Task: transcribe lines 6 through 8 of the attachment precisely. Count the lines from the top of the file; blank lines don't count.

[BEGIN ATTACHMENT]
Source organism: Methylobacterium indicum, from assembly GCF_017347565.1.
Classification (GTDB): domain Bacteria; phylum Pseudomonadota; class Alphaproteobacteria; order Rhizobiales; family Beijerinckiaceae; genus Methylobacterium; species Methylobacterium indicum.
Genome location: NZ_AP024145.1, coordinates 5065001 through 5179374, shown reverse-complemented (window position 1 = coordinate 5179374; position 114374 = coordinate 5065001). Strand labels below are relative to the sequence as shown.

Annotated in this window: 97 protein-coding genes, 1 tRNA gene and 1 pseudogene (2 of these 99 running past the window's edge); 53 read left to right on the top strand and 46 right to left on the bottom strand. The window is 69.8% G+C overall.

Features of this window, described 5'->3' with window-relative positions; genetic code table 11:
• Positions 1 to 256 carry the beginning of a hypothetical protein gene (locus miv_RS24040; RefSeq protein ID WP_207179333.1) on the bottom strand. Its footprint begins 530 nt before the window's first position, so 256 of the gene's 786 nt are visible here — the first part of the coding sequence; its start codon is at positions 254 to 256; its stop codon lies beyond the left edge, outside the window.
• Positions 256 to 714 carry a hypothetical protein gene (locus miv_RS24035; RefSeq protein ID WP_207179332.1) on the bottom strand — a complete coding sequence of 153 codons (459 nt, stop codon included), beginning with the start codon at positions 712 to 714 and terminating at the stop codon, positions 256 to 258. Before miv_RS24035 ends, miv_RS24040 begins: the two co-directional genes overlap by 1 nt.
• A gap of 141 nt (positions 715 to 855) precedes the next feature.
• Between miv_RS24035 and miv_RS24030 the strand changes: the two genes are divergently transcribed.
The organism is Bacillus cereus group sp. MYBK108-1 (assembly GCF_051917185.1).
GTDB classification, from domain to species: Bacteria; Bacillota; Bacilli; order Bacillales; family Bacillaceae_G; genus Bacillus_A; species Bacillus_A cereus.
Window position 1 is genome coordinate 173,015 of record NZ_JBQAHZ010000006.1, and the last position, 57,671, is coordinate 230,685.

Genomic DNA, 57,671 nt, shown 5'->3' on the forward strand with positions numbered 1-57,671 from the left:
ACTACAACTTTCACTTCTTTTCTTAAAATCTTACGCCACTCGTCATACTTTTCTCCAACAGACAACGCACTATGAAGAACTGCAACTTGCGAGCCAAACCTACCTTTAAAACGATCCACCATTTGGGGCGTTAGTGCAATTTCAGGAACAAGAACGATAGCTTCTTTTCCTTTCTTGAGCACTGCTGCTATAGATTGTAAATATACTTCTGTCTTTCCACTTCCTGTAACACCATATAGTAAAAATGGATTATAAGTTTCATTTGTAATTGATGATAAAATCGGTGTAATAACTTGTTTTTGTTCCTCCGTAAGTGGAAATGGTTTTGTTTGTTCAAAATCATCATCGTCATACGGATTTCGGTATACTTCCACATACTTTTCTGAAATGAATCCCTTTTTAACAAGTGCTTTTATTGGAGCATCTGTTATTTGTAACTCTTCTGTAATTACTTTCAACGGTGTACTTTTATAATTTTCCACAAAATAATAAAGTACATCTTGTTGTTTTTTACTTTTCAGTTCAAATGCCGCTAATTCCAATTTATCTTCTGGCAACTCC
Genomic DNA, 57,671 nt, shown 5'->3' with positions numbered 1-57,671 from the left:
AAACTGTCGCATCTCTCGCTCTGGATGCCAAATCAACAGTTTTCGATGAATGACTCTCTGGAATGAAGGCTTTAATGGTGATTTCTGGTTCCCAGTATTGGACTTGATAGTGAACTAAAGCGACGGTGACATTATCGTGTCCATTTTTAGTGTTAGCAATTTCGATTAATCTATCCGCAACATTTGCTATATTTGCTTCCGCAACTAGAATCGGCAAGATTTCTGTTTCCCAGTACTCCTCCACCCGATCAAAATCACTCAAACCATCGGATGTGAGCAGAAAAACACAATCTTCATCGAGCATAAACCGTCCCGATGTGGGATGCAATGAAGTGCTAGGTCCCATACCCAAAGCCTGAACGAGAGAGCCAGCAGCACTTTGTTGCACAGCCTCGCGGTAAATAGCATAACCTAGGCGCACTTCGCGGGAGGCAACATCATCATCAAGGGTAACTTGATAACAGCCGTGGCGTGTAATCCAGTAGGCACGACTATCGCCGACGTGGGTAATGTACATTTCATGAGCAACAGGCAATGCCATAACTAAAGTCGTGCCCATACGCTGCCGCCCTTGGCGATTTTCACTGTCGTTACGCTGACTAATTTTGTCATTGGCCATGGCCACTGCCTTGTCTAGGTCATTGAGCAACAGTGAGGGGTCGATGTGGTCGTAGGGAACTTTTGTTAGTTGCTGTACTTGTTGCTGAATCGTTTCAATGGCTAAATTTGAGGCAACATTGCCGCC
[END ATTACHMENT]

• Positions 1 to 256 carry the beginning of a hypothetical protein gene (locus miv_RS24040; RefSeq protein ID WP_207179333.1) on the bottom strand. Its footprint begins 530 nt before the window's first position, so 256 of the gene's 786 nt are visible here — the first part of the coding sequence; its start codon is at positions 254 to 256; its stop codon lies beyond the left edge, outside the window.
• Positions 256 to 714 carry a hypothetical protein gene (locus miv_RS24035; RefSeq protein ID WP_207179332.1) on the bottom strand — a complete coding sequence of 153 codons (459 nt, stop codon included), beginning with the start codon at positions 712 to 714 and terminating at the stop codon, positions 256 to 258. Before miv_RS24035 ends, miv_RS24040 begins: the two co-directional genes overlap by 1 nt.
• A gap of 141 nt (positions 715 to 855) precedes the next feature.